Google is 'cutting the crap,' reducing 4 main types of waste
- Google has partnered with the Ellen MacArthur Foundation to develop new recycling and waste-reduction initiatives in the coming months.
- In a blog post, Google Vice President Jim Miller said the company has reduced waste in the areas of energy, materials, food, and water. Google has repurposed enough outdated servers since 2007 to avoid buying 300,000 new machines. He added that the company has kept 10,000 tons of material out of landfills by recycling demolition waste and on-site materials.
- At its main campus in Mountain View, CA, Google converts landfill gas waste into energy to supply a portion of its heat and electricity. Its use of drought-resistant landscaping and recycled water for irrigation will mean a 30% reduction in water use this year compared to 2013. Its data center in Atlanta has a reuse water system that recycles wastewater from a local sewage treatment plant for cooling water.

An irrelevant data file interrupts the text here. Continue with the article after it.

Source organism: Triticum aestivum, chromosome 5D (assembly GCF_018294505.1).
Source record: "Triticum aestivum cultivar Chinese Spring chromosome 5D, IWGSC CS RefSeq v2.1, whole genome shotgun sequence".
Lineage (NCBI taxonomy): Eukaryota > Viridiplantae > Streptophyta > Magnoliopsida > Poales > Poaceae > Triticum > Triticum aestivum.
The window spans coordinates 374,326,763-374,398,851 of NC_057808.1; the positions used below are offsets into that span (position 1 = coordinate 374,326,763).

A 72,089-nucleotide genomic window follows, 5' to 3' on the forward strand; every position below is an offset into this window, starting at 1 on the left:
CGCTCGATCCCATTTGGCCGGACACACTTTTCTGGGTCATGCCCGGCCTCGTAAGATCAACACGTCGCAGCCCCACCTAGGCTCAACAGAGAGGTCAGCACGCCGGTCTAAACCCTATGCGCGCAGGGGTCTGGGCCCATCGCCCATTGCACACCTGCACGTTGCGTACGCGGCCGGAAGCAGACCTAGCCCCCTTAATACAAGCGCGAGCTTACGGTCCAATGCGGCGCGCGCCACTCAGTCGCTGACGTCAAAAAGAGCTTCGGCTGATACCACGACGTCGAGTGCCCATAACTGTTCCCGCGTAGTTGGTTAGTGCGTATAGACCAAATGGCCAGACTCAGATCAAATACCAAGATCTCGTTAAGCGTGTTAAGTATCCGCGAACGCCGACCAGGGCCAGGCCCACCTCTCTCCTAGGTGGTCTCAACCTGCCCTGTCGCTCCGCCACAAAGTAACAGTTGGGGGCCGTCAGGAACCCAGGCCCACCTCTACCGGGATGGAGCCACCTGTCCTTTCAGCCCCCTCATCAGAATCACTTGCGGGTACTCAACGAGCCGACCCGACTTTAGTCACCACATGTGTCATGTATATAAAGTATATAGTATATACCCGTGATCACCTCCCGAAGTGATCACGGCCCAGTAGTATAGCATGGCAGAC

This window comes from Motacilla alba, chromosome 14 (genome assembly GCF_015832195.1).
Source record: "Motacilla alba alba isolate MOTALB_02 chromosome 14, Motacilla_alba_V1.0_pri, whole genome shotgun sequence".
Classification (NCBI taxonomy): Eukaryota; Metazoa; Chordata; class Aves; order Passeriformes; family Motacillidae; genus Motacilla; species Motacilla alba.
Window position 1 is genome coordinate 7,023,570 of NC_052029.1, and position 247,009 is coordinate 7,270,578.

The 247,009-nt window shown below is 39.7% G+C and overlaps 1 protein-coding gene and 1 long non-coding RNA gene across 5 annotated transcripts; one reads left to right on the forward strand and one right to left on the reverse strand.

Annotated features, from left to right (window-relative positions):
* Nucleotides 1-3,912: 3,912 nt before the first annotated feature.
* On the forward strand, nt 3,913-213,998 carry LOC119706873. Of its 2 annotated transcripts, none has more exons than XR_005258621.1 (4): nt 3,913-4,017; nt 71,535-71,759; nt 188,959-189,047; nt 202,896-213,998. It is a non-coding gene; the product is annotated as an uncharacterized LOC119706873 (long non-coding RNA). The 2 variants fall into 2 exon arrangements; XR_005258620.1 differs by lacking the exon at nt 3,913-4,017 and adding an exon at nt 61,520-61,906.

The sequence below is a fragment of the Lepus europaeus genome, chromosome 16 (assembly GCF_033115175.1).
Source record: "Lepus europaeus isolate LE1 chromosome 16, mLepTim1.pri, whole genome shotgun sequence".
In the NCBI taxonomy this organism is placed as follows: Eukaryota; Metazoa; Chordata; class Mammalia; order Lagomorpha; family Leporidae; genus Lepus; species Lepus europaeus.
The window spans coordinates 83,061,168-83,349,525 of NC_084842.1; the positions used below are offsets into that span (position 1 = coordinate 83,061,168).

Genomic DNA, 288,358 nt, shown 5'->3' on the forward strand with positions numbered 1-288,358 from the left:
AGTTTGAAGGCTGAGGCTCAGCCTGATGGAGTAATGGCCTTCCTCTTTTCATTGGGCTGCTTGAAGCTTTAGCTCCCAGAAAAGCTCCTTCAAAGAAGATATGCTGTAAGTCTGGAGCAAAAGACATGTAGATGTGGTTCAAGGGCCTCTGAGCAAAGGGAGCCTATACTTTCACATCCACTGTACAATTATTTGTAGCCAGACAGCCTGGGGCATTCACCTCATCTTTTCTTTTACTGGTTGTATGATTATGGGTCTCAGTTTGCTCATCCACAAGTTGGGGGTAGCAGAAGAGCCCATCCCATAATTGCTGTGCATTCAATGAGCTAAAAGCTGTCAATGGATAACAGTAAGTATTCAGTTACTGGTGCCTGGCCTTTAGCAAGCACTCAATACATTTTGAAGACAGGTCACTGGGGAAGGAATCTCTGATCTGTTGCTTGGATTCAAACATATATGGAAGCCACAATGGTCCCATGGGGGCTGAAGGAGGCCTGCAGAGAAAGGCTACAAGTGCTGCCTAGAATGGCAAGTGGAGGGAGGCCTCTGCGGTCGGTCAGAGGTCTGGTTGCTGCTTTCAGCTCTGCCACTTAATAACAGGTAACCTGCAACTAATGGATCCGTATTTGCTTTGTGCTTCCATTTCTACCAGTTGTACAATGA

"Over the coming months, we’ll be working with the Foundation to explore and shape a series of initiatives to embed circular economic principles into the fabric of Google’s infrastructure, operations, and culture," said Miller in the blog post. Google hopes that its initiatives will take waste reduction and sustainability "to the next level."
Google is taking many approaches toward zero waste: keeping construction waste out of landfills; turning landfill gas into energy and recycling water. By tackling many areas of waste, instead of focusing on just one, Google is making a significant stride toward a zero waste goal. It is important that companies model Google's approach of tackling multiple forms of waste in order to be impactful overall.
- Environmental Leader Google to ‘Cut the Crap,’ Reduce Waste